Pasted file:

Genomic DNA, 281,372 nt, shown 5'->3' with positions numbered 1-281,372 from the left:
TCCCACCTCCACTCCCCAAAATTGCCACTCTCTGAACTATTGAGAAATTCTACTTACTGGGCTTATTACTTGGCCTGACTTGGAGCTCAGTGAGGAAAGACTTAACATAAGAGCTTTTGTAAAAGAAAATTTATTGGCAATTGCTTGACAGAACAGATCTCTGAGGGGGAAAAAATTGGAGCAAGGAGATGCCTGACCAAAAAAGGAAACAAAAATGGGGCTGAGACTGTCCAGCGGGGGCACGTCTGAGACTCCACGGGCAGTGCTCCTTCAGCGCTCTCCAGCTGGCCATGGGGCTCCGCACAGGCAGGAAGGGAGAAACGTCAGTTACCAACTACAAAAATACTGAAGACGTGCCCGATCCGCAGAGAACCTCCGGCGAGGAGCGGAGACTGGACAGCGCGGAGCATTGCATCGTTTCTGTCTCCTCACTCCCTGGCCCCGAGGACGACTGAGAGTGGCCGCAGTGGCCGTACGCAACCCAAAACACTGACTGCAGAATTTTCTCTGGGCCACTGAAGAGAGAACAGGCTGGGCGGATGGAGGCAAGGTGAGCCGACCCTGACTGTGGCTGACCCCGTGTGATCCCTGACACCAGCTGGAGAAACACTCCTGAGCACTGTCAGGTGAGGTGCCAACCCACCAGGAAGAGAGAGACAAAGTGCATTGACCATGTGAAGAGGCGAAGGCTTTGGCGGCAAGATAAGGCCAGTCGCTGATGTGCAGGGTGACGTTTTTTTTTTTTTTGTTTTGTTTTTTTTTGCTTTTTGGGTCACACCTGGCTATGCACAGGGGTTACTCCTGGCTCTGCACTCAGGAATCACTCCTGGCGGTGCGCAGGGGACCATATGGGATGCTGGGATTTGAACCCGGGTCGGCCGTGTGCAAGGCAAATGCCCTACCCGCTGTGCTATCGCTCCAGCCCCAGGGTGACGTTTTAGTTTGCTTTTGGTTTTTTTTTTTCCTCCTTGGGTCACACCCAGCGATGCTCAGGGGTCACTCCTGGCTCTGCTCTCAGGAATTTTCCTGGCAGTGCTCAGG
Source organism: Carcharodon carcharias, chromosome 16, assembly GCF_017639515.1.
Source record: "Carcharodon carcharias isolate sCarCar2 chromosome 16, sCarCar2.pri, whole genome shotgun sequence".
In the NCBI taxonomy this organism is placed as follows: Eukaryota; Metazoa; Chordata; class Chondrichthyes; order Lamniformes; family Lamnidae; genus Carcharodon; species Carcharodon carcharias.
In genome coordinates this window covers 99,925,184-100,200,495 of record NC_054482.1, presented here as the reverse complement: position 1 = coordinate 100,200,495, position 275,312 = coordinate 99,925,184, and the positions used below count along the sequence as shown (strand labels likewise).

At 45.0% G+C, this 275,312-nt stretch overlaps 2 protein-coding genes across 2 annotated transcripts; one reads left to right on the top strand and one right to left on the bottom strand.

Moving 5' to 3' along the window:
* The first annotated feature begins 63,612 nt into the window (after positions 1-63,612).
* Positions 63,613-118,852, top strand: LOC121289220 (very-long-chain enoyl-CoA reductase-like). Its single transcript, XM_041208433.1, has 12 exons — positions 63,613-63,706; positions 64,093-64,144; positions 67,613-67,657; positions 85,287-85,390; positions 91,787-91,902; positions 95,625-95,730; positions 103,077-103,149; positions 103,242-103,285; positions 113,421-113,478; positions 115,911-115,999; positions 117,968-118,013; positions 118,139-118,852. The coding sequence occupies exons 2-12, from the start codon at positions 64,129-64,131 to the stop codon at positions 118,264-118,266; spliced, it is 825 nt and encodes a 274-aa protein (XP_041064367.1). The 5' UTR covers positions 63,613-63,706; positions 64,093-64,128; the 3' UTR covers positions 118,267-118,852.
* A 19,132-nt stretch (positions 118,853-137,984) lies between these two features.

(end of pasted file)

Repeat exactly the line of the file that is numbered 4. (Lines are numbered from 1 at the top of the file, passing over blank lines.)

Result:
Source record: "Carcharodon carcharias isolate sCarCar2 chromosome 16, sCarCar2.pri, whole genome shotgun sequence".